Will you please provide further clarification?
In the text book example, the seller paints over water marks to cover up damage. When asked about it, the seller states that the basement does not leak. This example is used to describe positive intentional fraud.
For the Negative/Passive fraud, the same example is used, but the seller is never asked about leaks. He just doesn’t disclose it. It this instance, isn’t he painting over water marks misrepresenting the true state of the property, just like the exam question when she moves a pot to hide the damage, but doesn’t disclose it because she is never asked? I don’t understand the difference between the two examples. Based on the example in the manual, it seems to me she is guilty of negative/passive intentional fraud because she intentionally covered damage but was never asked about it.
You’re correct, Cynthia. As we’ve edited the book and revised it, there has always been a focus on updating the statutory changes that occur. As a result, the contract law example that you mentioned hasn’t been fully examined as we’ve tried to make the textbook available to students as soon as laws change. So, the example in the book isn’t well written. The example will be revised for the next print.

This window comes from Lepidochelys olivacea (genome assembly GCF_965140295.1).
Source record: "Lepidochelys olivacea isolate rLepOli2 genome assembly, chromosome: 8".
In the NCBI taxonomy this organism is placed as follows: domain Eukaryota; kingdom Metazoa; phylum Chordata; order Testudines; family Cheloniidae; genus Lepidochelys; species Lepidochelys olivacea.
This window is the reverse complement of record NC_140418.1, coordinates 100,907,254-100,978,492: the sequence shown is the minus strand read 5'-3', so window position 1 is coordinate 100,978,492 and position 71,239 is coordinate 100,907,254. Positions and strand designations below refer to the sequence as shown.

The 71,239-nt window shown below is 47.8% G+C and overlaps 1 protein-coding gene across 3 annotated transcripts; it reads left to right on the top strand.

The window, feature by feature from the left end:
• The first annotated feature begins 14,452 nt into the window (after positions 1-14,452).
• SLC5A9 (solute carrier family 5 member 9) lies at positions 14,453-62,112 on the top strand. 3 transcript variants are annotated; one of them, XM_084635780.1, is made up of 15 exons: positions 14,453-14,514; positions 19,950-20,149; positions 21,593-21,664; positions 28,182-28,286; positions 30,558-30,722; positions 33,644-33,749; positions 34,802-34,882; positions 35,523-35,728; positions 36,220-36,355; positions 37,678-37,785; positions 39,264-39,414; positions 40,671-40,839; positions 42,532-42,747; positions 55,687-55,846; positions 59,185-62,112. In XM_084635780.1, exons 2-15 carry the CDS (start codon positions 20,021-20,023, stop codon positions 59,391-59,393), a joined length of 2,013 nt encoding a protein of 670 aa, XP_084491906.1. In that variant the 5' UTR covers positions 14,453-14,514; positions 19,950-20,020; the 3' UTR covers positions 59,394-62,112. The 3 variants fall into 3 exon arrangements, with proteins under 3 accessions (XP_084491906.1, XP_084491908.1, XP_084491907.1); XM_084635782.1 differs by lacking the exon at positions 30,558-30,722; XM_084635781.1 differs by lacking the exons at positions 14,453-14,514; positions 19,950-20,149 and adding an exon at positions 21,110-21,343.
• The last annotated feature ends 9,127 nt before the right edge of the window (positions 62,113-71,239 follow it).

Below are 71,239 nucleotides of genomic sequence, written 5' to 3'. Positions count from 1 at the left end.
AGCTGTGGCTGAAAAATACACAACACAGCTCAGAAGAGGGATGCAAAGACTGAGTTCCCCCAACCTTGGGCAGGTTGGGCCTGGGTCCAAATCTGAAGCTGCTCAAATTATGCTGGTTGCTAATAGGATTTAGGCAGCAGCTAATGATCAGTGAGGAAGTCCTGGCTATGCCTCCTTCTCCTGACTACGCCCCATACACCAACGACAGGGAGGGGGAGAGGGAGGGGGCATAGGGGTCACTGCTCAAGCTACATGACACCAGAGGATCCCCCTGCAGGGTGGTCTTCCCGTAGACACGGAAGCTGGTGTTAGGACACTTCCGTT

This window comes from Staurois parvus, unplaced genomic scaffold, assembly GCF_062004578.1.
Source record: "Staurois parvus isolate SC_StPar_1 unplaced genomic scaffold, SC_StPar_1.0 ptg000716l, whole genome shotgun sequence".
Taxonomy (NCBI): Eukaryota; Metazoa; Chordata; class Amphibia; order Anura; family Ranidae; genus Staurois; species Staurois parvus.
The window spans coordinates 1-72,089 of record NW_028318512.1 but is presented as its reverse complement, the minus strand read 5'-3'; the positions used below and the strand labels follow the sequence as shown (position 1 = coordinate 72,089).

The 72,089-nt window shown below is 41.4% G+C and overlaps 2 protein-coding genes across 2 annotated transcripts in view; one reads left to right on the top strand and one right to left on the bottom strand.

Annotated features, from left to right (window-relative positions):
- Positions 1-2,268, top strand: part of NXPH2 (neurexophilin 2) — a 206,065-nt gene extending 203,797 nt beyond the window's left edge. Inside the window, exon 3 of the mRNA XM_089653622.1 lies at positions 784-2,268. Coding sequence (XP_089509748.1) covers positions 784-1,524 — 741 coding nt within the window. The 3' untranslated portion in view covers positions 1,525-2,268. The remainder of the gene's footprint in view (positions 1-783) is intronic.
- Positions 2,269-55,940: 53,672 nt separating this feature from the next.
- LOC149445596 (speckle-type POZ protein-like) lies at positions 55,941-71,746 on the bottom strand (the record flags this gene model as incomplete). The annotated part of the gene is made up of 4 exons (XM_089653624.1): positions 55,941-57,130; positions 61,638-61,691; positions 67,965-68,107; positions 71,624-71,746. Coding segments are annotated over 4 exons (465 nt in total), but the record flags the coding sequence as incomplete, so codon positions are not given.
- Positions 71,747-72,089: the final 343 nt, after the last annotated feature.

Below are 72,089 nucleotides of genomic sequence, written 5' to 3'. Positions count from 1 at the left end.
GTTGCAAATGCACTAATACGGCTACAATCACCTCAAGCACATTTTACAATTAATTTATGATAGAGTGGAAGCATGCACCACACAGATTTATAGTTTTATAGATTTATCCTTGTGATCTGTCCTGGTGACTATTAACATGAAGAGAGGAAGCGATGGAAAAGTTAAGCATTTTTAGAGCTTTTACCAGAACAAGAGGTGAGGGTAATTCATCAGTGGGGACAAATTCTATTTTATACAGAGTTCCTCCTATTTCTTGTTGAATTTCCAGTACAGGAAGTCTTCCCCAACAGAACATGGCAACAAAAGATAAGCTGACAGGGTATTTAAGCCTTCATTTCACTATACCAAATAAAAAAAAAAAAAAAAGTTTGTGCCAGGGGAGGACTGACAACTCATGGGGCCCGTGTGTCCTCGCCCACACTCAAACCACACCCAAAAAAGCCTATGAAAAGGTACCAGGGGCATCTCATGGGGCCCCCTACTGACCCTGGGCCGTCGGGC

Misrepresentations can be verbal or non-verbal. If a seller tries to hide something by painting over it or blocking the defect’s visibility, that would be a misrepresentation. Concealment/non-disclosure is when nothing is said without necessarily trying to hide it.
Sorry for the confusion, we will be taking care of the issue in the book.